In South America, cuy (guinea pig) is a local specialty, and is supposed to taste like rabbit or chicken. Wikipedia claims that it is to be found in the highland areas of Ecuador, but doesn't elaborate much on its availability in the coastal regions.

Yummy roasted guinea pig

Image source - Wikipedia

So, I'm interested whether it's a common sight in restaurants in the Ecuador Sierra in general, but especially in Guayaquil and surrounding areas -- I would definitely like to nibble on one of those sweet, sweet rodents! Also, slightly off-topic, are there any health concerns related to consuming guinea pork (is it still called pork?) that can affect my gentle European stomach?

  • So we know you can find it in many places in the highlands, your question should really be "Can it also be found in the low lands?" right? Dec 16, 2011 at 14:04
  • At least the second part of this question would also be at home on cooking.SE where I've seen similar questions asked. Dec 16, 2011 at 14:08
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    You can also find cuy in Colombia and Peru, again I've only seen it in the Andes, not along the coast. Dec 16, 2011 at 15:01
  • @Peter: Yeah, exactly -- can this also be found in the low lands? But I was also curious about general availability -- is it common, or is it just a dish that's there, but you need to look for it in certain places? Dec 16, 2011 at 18:12
  • I do remember random restaurants in the Andes I've been to had it on the menu, you don't have to go to special restaurants. - I could not find any evidence about this online, but I would assume you can get it in Guayaquil as well, just for the highlanders who moved there and miss it. I guess you have to search for it though. Dec 16, 2011 at 18:27

3 Answers 3


In the Andes regions of Ecuador, Colombia and Peru I've been to several restaurants where they served cuy. There was no need to search for special cuy eateries, I just saw them randomly on people's plates.

However I did not see any in restaurants in the low lands along the coast, but this could just be because they are not so popular there. I imagine that people from the mountains who now live on the coast still like to eat their cuys and there may be special places that serve them there too.

Whether your stomach can handle cuy meat is up to you but I met nobody who had a problem after eating them. Please make sure you eat them at a proper restaurant. In 2004 two locals in the Ecuadorian highlands died after eating their own guinea pigs which were infected by some sort of plague. See this article in German.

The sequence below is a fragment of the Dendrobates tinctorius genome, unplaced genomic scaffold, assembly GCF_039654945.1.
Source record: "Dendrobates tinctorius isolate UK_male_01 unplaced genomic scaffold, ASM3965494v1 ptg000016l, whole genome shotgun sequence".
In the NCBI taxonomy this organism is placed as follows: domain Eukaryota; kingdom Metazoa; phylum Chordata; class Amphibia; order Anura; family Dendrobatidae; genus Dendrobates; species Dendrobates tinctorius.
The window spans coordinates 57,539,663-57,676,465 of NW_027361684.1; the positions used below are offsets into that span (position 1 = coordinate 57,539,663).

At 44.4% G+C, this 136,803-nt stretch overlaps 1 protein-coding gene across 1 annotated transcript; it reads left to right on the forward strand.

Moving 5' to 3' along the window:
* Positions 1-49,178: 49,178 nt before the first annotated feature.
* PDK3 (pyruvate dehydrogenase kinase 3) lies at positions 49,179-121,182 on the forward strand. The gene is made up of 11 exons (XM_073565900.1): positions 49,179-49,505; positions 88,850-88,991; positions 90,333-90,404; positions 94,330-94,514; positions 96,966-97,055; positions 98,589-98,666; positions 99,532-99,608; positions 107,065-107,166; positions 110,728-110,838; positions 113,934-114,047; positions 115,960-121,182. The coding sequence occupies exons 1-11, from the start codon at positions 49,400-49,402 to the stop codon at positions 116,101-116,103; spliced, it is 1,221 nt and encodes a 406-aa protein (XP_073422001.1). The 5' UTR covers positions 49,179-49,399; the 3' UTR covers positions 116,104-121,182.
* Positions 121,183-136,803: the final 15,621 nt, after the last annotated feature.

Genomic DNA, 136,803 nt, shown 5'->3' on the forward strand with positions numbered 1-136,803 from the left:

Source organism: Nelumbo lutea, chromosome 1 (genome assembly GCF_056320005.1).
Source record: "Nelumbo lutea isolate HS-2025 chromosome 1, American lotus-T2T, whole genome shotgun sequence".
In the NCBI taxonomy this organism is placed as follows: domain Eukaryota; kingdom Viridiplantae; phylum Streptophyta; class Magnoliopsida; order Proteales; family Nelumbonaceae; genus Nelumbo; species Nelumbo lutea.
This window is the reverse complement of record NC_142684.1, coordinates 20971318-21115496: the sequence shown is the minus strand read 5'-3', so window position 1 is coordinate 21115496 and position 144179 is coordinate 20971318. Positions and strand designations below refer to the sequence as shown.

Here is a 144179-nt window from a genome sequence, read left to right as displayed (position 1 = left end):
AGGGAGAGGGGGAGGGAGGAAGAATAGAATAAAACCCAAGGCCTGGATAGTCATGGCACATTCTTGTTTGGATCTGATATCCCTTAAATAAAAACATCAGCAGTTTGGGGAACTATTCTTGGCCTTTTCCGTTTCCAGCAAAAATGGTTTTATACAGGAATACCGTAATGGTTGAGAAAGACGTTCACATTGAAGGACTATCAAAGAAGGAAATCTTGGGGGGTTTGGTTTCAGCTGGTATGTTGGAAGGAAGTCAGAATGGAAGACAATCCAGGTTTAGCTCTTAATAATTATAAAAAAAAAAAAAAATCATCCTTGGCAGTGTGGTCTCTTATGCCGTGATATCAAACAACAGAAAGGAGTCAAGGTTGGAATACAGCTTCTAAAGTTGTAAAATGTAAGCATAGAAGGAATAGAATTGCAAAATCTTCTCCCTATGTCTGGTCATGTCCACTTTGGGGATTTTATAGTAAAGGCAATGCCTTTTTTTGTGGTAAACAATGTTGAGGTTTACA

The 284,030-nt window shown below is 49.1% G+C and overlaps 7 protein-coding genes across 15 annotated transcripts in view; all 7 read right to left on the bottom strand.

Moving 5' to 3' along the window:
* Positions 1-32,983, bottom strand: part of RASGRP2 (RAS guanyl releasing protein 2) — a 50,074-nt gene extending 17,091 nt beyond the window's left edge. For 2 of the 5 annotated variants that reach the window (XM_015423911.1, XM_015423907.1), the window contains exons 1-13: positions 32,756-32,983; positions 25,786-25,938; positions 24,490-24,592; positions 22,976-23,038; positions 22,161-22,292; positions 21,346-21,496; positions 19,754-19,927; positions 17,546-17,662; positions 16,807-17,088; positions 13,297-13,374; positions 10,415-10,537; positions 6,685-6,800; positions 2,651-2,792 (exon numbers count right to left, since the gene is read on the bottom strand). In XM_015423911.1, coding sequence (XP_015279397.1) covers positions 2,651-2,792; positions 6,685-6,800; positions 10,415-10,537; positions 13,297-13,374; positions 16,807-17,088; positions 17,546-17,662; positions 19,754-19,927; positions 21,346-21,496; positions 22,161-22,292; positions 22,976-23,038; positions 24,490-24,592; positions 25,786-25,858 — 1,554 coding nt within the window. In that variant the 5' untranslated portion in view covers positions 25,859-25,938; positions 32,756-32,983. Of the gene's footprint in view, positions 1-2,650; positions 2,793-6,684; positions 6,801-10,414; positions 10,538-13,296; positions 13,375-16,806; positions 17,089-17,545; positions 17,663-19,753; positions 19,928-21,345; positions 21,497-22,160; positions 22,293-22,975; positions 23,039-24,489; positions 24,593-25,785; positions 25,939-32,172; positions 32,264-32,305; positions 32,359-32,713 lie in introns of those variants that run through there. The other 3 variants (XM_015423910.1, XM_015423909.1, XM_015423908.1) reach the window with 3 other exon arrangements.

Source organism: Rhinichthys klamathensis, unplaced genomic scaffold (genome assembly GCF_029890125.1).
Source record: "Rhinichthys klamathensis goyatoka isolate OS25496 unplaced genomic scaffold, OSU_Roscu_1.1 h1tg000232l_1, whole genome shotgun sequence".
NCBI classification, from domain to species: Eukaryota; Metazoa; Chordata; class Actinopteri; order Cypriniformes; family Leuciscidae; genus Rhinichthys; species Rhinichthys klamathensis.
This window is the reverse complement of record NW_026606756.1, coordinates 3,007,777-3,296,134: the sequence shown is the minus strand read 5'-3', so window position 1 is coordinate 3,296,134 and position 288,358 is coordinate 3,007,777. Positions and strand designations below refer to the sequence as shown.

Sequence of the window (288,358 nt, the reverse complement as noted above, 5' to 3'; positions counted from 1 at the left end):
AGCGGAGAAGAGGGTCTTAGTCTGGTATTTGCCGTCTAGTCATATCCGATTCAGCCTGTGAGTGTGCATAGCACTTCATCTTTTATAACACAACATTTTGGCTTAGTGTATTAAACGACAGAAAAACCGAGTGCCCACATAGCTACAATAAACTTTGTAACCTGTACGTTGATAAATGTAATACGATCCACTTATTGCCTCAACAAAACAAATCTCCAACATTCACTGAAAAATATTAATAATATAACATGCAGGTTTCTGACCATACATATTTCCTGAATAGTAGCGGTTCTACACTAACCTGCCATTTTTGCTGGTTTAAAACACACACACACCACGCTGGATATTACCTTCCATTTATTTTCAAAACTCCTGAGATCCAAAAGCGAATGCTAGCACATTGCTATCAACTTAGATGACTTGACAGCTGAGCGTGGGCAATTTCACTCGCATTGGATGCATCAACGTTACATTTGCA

First off it is a highland food. People on the coast will basically say they don't eat rat (I know it is not a rat). I find it easier to get in the smaller highland cities as opposed to say Quito or Cuenca but you can get it in both.

By far the best experience I have had is eating it is in Banos with the locals on a weekend evening just after dark. Each evening an hour say after nightfall, but particularly Friday and Saturday, a Cuy Street Cart appears just in front of the church below. He is a nice Andean man and serves the best Cuy with the night sky lit by the active lava of Tungurahua on one side and underneath it the waterfall flowing down into the wonderful Hot Springs and the church lit beautifully on the other side. You will never have Cuy so good. No fancy restaurant needed.

It is served "on a stick" straight off the charcoal grill.

Man, I leave again in four weeks to go to Ecuador and I was not planning on Banos but now...I can smell it.

It tastes as you think it would taste but the history of why they eat it in the Andean highlands is worth eating it alone.

enter image description here

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    Banos is a great destination for adventure, and I've seen lots of cuy being grilled on the street. Mar 15, 2019 at 10:26
  • If I remember correctly (2016), in Huaycán they were for sale as pets AND as food. Huaycán is at the edge of the Andes, near Lima.
    – WGroleau
    Aug 17, 2022 at 20:36

Cuy is NOT tasty ;) It was very rich and oily and just not that pleasant at all. Most backpackers I met in Peru etc had the same opinion (although as always, there's always one or two that claim to enjoy it). Still, it had to be done ;)

I saw it in Puno (by Lake Titicaca) and in Arequipa as well, but I'd been trying llama, alpaca and any other animals that they believed were worthy of being on a plate. I tried cuy eventually in Cusco - we had to hunt a bit price-wise, but were told by locals in Puno that Cusco would be the place to eat it!

I also went through Ecuador, although only via Quito and nearby towns as I was running short on time - but didn't see it anywhere in Ecuador, unfortunately.

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    Ah, such a selfless sacrifice in the name of culinary exploration.. Dec 16, 2011 at 22:19
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    For sure. If it's new, I have to try it :)
    – Mark Mayo
    Dec 16, 2011 at 22:21
  • It's all over the Ecuador highlands. You can get cuy in almost any highland town. Jan 9, 2016 at 19:49

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